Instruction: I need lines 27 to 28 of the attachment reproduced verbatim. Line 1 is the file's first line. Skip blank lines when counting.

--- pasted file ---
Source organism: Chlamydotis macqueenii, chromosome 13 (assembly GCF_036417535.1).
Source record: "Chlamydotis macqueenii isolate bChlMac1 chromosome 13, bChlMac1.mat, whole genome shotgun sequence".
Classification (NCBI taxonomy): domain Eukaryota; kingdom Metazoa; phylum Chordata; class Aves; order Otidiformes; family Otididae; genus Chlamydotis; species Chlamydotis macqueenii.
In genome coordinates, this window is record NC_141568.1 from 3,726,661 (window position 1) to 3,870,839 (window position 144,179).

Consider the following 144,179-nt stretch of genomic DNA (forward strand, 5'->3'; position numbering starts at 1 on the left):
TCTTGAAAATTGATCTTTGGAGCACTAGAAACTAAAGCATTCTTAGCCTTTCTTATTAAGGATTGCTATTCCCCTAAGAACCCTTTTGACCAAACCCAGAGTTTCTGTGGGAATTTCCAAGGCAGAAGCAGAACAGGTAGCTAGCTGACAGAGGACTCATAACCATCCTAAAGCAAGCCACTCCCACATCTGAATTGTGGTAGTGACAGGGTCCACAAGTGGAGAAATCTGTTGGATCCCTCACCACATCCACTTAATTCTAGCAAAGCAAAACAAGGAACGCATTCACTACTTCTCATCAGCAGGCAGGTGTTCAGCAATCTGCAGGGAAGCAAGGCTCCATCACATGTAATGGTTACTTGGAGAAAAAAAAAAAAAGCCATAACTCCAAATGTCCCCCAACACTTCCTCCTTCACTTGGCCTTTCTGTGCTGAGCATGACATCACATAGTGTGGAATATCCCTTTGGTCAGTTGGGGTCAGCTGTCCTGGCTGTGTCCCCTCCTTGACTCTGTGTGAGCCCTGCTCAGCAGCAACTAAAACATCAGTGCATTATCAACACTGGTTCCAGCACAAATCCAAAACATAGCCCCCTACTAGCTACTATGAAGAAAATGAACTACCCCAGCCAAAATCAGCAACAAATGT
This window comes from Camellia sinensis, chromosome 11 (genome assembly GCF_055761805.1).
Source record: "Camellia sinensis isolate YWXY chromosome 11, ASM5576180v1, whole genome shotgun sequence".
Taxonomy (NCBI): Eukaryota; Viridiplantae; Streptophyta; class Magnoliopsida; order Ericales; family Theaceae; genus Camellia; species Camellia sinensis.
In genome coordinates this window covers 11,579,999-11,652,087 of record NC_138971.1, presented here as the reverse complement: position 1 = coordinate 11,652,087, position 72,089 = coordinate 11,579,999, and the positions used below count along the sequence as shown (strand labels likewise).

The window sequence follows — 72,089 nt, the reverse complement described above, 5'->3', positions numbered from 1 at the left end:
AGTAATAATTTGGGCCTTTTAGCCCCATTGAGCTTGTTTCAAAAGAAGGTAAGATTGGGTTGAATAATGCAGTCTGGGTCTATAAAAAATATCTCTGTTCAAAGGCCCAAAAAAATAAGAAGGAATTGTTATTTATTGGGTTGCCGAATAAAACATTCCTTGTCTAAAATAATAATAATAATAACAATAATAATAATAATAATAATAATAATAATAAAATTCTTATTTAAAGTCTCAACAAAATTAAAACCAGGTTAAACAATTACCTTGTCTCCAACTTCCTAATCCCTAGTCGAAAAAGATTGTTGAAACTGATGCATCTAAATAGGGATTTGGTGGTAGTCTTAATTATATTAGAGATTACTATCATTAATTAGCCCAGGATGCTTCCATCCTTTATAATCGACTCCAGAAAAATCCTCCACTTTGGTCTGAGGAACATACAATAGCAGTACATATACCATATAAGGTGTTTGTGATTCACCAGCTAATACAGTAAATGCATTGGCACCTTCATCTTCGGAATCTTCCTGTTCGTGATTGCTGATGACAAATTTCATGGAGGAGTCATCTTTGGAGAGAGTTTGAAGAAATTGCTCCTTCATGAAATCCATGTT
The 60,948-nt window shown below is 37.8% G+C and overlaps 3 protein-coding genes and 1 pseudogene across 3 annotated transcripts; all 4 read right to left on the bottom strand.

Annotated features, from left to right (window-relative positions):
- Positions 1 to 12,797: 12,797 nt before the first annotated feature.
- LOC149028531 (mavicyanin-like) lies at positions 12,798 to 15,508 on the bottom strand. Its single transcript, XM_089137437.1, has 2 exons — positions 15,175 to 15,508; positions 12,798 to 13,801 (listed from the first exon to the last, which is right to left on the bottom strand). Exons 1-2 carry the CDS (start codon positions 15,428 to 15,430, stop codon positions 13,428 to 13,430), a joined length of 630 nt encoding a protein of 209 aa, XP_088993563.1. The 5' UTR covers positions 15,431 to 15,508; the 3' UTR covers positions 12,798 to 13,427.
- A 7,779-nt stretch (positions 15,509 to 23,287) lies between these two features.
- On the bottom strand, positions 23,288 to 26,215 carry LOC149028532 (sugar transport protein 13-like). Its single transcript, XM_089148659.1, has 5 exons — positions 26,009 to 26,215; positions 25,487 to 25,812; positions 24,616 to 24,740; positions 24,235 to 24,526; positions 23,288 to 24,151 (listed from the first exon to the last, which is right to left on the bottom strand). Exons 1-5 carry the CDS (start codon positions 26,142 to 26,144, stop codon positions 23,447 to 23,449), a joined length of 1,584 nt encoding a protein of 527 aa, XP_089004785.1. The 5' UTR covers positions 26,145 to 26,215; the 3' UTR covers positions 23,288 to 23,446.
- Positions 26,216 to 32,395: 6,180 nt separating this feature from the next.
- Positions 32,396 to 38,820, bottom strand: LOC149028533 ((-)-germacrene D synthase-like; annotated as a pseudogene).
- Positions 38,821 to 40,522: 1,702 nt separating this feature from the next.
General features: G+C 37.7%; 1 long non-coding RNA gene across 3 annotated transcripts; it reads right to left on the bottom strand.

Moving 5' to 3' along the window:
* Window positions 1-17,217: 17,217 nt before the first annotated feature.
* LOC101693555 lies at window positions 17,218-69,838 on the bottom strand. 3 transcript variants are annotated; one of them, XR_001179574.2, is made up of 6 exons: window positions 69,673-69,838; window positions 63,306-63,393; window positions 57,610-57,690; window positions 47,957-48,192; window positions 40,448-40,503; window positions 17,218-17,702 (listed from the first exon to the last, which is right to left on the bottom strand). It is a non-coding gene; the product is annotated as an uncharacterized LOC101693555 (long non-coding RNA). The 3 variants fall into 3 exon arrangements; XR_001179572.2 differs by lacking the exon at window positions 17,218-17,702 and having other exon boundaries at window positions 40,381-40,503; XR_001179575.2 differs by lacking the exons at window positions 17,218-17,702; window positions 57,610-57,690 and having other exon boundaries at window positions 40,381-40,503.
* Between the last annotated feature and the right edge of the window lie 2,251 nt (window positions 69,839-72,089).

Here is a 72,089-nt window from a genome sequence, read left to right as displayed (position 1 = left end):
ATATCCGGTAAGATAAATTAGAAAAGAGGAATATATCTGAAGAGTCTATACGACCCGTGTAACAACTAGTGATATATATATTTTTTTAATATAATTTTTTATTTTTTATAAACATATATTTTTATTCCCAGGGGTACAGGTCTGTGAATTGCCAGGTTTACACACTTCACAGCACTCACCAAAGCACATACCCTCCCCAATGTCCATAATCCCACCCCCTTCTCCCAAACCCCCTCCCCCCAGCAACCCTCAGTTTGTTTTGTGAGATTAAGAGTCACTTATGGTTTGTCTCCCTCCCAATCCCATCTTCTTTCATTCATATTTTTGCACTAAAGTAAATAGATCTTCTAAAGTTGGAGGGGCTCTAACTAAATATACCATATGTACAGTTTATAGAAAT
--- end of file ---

Here is a 72,089-nt window from a genome sequence, read left to right as displayed (position 1 = left end):
ATATCCGGTAAGATAAATTAGAAAAGAGGAATATATCTGAAGAGTCTATACGACCCGTGTAACAACTAGTGATATATATATTTTTTTAATATAATTTTTTATTTTTTATAAACATATATTTTTATTCCCAGGGGTACAGGTCTGTGAATTGCCAGGTTTACACACTTCACAGCACTCACCAAAGCACATACCCTCCCCAATGTCCATAATCCCACCCCCTTCTCCCAAACCCCCTCCCCCCAGCAACCCTCAGTTTGTTTTGTGAGATTAAGAGTCACTTATGGTTTGTCTCCCTCCCAATCCCATCTTCTTTCATTCATATTTTTGCACTAAAGTAAATAGATCTTCTAAAGTTGGAGGGGCTCTAACTAAATATACCATATGTACAGTTTATAGAAAT